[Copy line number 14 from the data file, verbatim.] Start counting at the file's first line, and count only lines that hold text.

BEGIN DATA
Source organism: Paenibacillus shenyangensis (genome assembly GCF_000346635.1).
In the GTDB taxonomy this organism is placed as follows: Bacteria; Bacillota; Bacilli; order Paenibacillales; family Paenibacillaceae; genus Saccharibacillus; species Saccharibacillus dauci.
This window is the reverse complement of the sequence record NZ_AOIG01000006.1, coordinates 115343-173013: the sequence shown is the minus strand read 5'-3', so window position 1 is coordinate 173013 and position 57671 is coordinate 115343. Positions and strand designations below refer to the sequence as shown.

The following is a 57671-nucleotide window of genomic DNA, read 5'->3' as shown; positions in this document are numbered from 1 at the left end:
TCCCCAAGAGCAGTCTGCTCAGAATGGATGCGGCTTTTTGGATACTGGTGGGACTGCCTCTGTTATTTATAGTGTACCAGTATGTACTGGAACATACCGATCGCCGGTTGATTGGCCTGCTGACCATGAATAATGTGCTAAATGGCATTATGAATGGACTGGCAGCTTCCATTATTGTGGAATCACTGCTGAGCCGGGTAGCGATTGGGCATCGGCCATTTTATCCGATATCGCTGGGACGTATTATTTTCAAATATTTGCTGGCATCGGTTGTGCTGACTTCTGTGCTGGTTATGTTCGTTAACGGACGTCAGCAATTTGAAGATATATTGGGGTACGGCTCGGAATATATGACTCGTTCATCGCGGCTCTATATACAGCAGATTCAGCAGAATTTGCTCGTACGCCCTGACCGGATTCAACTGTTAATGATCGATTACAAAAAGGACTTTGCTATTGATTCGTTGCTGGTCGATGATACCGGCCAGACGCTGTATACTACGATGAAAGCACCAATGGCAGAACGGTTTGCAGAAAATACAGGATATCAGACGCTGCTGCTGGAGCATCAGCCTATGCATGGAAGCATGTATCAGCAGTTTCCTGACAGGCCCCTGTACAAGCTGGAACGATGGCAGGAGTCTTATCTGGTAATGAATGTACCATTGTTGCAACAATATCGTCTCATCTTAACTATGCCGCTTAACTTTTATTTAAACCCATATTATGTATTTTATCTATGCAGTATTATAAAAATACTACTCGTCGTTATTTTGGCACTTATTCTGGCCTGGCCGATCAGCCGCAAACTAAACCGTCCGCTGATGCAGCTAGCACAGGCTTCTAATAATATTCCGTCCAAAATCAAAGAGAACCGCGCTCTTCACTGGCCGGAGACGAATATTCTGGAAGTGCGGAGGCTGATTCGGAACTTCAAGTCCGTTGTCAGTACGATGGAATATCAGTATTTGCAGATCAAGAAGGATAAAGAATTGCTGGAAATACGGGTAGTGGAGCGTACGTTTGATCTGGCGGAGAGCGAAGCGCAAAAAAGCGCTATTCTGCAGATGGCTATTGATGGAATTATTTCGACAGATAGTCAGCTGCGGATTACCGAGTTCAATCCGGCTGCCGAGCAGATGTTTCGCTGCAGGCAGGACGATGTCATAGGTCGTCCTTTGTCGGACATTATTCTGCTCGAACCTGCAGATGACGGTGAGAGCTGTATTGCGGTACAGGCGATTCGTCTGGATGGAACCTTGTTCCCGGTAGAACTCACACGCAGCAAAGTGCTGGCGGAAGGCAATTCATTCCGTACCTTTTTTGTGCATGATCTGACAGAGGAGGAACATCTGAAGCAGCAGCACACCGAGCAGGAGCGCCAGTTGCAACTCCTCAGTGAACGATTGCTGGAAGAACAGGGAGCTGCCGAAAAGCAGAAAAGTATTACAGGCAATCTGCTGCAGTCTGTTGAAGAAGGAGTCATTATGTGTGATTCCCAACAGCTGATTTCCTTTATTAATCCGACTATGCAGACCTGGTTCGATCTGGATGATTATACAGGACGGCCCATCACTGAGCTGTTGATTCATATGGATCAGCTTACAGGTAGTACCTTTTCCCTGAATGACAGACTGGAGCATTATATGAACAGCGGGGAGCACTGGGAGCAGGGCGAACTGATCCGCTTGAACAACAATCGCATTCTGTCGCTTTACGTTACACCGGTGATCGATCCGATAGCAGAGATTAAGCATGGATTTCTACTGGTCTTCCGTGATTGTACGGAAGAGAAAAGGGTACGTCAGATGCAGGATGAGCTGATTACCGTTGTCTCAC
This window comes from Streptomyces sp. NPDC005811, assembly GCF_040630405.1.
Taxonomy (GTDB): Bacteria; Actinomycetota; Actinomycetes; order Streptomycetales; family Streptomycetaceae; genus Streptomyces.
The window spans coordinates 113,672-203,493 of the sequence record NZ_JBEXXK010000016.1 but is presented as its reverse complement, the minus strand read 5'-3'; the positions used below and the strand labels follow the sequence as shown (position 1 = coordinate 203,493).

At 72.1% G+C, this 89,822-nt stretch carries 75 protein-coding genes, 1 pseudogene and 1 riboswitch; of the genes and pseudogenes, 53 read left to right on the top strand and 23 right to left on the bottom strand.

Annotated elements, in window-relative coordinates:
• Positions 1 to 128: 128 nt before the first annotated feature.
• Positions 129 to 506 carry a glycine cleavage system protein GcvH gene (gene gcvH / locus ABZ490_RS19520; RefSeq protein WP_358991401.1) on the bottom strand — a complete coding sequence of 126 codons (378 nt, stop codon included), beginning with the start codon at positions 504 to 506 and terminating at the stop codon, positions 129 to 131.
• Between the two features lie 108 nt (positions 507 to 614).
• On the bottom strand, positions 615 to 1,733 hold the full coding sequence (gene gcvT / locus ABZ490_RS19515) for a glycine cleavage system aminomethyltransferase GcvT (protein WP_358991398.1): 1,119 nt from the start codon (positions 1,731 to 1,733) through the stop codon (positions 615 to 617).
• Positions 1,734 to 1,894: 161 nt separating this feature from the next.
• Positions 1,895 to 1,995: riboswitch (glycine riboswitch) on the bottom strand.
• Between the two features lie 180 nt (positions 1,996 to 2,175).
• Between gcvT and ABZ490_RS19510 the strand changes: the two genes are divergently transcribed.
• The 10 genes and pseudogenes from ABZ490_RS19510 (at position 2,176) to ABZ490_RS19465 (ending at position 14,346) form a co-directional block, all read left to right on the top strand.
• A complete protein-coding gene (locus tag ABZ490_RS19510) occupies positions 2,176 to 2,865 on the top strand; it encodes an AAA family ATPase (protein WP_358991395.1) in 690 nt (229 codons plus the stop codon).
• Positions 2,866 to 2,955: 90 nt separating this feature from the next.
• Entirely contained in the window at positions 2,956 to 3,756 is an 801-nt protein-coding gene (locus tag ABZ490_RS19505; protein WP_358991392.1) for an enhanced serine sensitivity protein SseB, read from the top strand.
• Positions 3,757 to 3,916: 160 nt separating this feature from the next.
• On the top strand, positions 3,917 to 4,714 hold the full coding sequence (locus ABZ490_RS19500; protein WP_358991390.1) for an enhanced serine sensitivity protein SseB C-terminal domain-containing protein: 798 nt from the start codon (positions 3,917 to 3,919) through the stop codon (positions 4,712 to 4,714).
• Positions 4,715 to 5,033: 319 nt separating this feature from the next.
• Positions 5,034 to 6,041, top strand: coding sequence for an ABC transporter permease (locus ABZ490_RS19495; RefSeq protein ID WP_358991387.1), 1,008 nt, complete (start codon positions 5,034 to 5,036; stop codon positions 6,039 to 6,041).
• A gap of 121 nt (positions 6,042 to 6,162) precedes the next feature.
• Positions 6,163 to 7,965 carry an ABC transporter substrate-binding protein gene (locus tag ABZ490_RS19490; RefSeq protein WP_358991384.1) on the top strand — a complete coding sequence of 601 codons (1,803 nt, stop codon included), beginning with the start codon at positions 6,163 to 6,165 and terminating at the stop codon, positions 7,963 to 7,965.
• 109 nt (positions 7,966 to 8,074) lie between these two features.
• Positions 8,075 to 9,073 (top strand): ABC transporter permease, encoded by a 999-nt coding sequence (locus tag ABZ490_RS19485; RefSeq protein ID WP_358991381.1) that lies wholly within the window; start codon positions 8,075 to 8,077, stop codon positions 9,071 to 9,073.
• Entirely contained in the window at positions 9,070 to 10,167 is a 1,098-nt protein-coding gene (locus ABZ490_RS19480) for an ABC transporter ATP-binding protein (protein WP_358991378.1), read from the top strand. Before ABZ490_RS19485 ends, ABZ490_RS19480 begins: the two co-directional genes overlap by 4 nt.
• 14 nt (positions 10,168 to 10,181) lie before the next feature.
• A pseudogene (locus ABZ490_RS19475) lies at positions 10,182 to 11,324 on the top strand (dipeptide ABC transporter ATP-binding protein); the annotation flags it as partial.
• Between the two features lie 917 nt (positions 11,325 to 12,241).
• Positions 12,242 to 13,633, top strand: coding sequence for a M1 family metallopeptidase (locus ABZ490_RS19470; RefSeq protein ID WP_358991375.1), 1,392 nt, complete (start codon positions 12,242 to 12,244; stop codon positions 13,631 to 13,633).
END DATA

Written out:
• On the bottom strand, positions 615 to 1,733 hold the full coding sequence (gene gcvT / locus ABZ490_RS19515) for a glycine cleavage system aminomethyltransferase GcvT (protein WP_358991398.1): 1,119 nt from the start codon (positions 1,731 to 1,733) through the stop codon (positions 615 to 617).